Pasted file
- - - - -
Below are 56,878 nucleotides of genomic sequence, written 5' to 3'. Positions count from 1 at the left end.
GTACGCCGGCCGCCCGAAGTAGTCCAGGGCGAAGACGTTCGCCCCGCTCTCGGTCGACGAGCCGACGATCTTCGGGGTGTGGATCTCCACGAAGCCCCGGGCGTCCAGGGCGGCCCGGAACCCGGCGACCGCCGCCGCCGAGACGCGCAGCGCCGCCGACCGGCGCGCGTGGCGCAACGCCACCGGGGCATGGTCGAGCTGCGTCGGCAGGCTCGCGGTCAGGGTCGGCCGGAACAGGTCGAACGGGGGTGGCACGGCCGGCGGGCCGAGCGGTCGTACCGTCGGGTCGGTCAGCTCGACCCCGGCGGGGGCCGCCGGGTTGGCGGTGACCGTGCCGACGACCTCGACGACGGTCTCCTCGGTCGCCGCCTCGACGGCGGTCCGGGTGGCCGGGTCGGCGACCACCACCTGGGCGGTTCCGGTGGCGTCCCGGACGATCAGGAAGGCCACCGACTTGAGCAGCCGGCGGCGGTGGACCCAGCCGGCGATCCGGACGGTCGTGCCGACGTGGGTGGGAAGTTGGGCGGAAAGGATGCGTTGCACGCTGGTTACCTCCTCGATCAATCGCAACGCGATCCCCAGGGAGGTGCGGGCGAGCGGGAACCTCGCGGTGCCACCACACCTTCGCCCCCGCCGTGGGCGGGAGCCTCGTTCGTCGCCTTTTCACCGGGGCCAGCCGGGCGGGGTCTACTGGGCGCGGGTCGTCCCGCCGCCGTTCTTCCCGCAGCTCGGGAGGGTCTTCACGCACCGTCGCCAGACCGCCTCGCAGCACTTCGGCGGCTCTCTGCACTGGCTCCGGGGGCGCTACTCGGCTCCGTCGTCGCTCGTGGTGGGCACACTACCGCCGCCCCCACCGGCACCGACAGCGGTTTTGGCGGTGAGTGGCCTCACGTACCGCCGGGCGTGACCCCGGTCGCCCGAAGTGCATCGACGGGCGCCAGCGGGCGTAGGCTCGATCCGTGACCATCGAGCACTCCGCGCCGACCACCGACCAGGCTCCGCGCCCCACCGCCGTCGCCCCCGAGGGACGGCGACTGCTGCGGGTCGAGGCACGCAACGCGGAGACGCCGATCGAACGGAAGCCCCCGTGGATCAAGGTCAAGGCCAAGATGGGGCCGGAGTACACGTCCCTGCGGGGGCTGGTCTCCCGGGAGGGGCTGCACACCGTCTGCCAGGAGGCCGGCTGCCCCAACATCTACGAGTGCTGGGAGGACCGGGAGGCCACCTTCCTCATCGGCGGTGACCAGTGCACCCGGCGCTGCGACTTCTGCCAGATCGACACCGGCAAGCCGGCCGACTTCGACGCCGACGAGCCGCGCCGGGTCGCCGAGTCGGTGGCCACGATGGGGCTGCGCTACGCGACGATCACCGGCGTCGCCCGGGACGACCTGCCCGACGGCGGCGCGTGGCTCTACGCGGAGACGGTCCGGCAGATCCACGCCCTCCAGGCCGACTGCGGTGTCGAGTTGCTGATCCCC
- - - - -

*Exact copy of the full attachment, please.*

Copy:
Below are 56,878 nucleotides of genomic sequence, written 5' to 3'. Positions count from 1 at the left end.
GTACGCCGGCCGCCCGAAGTAGTCCAGGGCGAAGACGTTCGCCCCGCTCTCGGTCGACGAGCCGACGATCTTCGGGGTGTGGATCTCCACGAAGCCCCGGGCGTCCAGGGCGGCCCGGAACCCGGCGACCGCCGCCGCCGAGACGCGCAGCGCCGCCGACCGGCGCGCGTGGCGCAACGCCACCGGGGCATGGTCGAGCTGCGTCGGCAGGCTCGCGGTCAGGGTCGGCCGGAACAGGTCGAACGGGGGTGGCACGGCCGGCGGGCCGAGCGGTCGTACCGTCGGGTCGGTCAGCTCGACCCCGGCGGGGGCCGCCGGGTTGGCGGTGACCGTGCCGACGACCTCGACGACGGTCTCCTCGGTCGCCGCCTCGACGGCGGTCCGGGTGGCCGGGTCGGCGACCACCACCTGGGCGGTTCCGGTGGCGTCCCGGACGATCAGGAAGGCCACCGACTTGAGCAGCCGGCGGCGGTGGACCCAGCCGGCGATCCGGACGGTCGTGCCGACGTGGGTGGGAAGTTGGGCGGAAAGGATGCGTTGCACGCTGGTTACCTCCTCGATCAATCGCAACGCGATCCCCAGGGAGGTGCGGGCGAGCGGGAACCTCGCGGTGCCACCACACCTTCGCCCCCGCCGTGGGCGGGAGCCTCGTTCGTCGCCTTTTCACCGGGGCCAGCCGGGCGGGGTCTACTGGGCGCGGGTCGTCCCGCCGCCGTTCTTCCCGCAGCTCGGGAGGGTCTTCACGCACCGTCGCCAGACCGCCTCGCAGCACTTCGGCGGCTCTCTGCACTGGCTCCGGGGGCGCTACTCGGCTCCGTCGTCGCTCGTGGTGGGCACACTACCGCCGCCCCCACCGGCACCGACAGCGGTTTTGGCGGTGAGTGGCCTCACGTACCGCCGGGCGTGACCCCGGTCGCCCGAAGTGCATCGACGGGCGCCAGCGGGCGTAGGCTCGATCCGTGACCATCGAGCACTCCGCGCCGACCACCGACCAGGCTCCGCGCCCCACCGCCGTCGCCCCCGAGGGACGGCGACTGCTGCGGGTCGAGGCACGCAACGCGGAGACGCCGATCGAACGGAAGCCCCCGTGGATCAAGGTCAAGGCCAAGATGGGGCCGGAGTACACGTCCCTGCGGGGGCTGGTCTCCCGGGAGGGGCTGCACACCGTCTGCCAGGAGGCCGGCTGCCCCAACATCTACGAGTGCTGGGAGGACCGGGAGGCCACCTTCCTCATCGGCGGTGACCAGTGCACCCGGCGCTGCGACTTCTGCCAGATCGACACCGGCAAGCCGGCCGACTTCGACGCCGACGAGCCGCGCCGGGTCGCCGAGTCGGTGGCCACGATGGGGCTGCGCTACGCGACGATCACCGGCGTCGCCCGGGACGACCTGCCCGACGGCGGCGCGTGGCTCTACGCGGAGACGGTCCGGCAGATCCACGCCCTCCAGGCCGACTGCGGTGTCGAGTTGCTGATCCCC